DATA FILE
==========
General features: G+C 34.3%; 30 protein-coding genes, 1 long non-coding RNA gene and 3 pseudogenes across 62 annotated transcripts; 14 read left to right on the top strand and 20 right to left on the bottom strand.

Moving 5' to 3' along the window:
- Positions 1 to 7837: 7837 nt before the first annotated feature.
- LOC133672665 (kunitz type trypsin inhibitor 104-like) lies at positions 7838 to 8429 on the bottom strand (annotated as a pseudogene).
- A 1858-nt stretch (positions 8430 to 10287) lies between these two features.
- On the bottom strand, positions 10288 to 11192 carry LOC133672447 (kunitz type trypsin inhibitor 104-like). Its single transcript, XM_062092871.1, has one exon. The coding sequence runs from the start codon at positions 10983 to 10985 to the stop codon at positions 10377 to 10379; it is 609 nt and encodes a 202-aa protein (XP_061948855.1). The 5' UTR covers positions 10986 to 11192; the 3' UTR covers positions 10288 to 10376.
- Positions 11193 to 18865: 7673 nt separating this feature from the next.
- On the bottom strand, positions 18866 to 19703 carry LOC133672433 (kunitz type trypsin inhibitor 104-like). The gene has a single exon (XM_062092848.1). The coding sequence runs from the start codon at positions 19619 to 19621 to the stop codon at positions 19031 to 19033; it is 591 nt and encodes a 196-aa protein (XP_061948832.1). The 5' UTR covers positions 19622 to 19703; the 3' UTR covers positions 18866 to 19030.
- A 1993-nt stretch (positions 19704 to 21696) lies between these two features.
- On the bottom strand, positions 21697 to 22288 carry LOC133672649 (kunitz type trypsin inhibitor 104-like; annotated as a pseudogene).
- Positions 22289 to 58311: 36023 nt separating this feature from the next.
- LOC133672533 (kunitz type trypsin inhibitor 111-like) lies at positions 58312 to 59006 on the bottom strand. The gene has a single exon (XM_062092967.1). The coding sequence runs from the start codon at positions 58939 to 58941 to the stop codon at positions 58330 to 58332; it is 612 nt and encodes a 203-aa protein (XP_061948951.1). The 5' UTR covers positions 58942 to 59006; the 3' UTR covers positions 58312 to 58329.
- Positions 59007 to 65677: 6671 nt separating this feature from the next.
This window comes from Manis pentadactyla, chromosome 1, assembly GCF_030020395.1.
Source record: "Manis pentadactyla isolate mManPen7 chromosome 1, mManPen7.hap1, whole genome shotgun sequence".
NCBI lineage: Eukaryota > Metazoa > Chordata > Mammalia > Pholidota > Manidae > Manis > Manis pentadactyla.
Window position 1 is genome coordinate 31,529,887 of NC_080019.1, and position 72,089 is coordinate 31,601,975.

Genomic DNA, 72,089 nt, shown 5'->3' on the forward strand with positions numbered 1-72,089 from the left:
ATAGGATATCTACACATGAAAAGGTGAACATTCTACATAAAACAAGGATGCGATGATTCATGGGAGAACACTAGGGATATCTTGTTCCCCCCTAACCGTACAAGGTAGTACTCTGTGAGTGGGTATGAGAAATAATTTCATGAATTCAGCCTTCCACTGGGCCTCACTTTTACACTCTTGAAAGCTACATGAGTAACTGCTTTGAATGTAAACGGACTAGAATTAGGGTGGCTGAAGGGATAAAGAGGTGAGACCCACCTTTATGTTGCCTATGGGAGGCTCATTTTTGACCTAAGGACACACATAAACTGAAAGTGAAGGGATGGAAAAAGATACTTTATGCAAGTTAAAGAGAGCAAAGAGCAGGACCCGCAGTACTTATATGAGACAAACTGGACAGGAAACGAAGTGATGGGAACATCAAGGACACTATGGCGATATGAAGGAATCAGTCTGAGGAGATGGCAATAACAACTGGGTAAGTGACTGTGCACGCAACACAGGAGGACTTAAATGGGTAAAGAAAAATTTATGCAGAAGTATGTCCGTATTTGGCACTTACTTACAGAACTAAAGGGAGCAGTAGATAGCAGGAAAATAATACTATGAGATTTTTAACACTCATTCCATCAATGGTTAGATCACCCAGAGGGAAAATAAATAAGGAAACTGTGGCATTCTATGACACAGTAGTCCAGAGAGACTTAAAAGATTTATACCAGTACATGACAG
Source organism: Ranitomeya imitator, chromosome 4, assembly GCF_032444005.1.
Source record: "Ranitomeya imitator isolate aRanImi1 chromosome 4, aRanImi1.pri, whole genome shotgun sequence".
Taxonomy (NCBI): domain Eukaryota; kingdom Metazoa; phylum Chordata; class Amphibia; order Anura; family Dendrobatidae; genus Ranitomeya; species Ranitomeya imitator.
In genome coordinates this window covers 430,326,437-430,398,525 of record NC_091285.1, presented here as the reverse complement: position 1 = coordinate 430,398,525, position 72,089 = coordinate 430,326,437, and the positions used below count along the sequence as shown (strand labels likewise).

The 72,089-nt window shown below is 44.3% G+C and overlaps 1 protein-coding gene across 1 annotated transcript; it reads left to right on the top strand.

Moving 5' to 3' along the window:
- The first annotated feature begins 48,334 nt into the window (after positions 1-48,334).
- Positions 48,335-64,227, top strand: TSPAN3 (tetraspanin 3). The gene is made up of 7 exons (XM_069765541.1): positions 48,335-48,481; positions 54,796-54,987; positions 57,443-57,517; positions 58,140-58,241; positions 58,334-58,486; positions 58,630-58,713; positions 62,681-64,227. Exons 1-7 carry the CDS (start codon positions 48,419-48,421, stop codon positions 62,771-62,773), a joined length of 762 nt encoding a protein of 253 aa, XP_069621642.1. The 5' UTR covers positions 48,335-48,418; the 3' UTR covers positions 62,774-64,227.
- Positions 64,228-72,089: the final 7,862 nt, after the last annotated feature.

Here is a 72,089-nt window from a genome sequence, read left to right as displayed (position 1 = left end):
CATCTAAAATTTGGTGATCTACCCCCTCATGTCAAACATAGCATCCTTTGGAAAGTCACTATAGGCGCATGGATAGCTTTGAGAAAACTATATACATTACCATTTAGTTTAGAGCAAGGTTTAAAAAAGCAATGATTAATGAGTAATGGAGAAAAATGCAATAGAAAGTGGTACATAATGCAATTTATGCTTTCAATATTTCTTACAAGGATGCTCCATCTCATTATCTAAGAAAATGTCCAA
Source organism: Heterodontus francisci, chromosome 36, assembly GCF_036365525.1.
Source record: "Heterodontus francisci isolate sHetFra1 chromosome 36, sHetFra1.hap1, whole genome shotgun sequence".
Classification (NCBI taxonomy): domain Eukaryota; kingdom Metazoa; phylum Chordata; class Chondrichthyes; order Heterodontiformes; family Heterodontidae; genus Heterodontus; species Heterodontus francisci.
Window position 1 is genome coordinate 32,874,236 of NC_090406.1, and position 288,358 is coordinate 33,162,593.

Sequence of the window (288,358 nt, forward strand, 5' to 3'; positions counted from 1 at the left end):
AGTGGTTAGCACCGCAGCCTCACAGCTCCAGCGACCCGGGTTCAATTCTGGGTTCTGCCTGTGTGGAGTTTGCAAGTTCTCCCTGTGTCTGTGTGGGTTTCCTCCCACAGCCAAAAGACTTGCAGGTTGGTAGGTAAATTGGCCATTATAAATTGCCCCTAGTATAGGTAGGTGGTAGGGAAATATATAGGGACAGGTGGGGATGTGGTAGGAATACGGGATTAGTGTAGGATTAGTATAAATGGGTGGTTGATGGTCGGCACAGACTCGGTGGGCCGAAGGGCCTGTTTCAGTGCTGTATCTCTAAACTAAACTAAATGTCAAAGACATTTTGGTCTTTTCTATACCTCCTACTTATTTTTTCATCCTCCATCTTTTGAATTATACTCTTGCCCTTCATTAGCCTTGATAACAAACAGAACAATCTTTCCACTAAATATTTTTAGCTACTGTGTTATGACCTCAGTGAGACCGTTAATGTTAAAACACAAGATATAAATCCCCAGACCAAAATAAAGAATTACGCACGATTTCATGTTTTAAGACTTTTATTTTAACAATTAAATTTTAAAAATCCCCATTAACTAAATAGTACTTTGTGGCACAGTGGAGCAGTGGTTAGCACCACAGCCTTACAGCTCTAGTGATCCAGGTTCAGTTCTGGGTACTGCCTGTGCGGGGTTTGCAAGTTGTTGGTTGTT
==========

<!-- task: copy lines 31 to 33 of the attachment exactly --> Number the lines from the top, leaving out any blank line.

Source organism: Heterodontus francisci, chromosome 36, assembly GCF_036365525.1.
Source record: "Heterodontus francisci isolate sHetFra1 chromosome 36, sHetFra1.hap1, whole genome shotgun sequence".
Classification (NCBI taxonomy): domain Eukaryota; kingdom Metazoa; phylum Chordata; class Chondrichthyes; order Heterodontiformes; family Heterodontidae; genus Heterodontus; species Heterodontus francisci.